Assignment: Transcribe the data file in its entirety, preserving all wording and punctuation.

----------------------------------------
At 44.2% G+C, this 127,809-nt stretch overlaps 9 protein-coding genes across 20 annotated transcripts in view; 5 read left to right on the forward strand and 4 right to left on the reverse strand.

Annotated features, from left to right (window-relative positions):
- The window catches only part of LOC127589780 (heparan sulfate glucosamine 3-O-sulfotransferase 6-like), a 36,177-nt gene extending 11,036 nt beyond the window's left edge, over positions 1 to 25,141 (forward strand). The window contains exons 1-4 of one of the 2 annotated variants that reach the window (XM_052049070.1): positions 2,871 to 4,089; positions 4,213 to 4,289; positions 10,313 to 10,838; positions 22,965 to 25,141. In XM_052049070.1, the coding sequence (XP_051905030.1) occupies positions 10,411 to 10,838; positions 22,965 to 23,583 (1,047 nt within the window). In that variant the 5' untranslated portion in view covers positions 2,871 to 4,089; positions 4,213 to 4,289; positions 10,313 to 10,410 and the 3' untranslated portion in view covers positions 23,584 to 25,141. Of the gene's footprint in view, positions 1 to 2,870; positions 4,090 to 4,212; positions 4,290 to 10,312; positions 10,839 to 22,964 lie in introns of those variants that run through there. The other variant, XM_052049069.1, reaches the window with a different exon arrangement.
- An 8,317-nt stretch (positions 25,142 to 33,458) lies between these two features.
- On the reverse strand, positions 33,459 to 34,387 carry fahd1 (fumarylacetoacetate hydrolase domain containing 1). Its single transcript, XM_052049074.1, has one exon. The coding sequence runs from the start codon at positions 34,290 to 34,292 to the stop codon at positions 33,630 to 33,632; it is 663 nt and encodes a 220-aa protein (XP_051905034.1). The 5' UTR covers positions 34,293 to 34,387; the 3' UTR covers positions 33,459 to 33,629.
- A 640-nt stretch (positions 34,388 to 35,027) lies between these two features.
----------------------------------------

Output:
At 44.2% G+C, this 127,809-nt stretch overlaps 9 protein-coding genes across 20 annotated transcripts in view; 5 read left to right on the forward strand and 4 right to left on the reverse strand.

Annotated features, from left to right (window-relative positions):
- The window catches only part of LOC127589780 (heparan sulfate glucosamine 3-O-sulfotransferase 6-like), a 36,177-nt gene extending 11,036 nt beyond the window's left edge, over positions 1 to 25,141 (forward strand). The window contains exons 1-4 of one of the 2 annotated variants that reach the window (XM_052049070.1): positions 2,871 to 4,089; positions 4,213 to 4,289; positions 10,313 to 10,838; positions 22,965 to 25,141. In XM_052049070.1, the coding sequence (XP_051905030.1) occupies positions 10,411 to 10,838; positions 22,965 to 23,583 (1,047 nt within the window). In that variant the 5' untranslated portion in view covers positions 2,871 to 4,089; positions 4,213 to 4,289; positions 10,313 to 10,410 and the 3' untranslated portion in view covers positions 23,584 to 25,141. Of the gene's footprint in view, positions 1 to 2,870; positions 4,090 to 4,212; positions 4,290 to 10,312; positions 10,839 to 22,964 lie in introns of those variants that run through there. The other variant, XM_052049069.1, reaches the window with a different exon arrangement.
- An 8,317-nt stretch (positions 25,142 to 33,458) lies between these two features.
- On the reverse strand, positions 33,459 to 34,387 carry fahd1 (fumarylacetoacetate hydrolase domain containing 1). Its single transcript, XM_052049074.1, has one exon. The coding sequence runs from the start codon at positions 34,290 to 34,292 to the stop codon at positions 33,630 to 33,632; it is 663 nt and encodes a 220-aa protein (XP_051905034.1). The 5' UTR covers positions 34,293 to 34,387; the 3' UTR covers positions 33,459 to 33,629.
- A 640-nt stretch (positions 34,388 to 35,027) lies between these two features.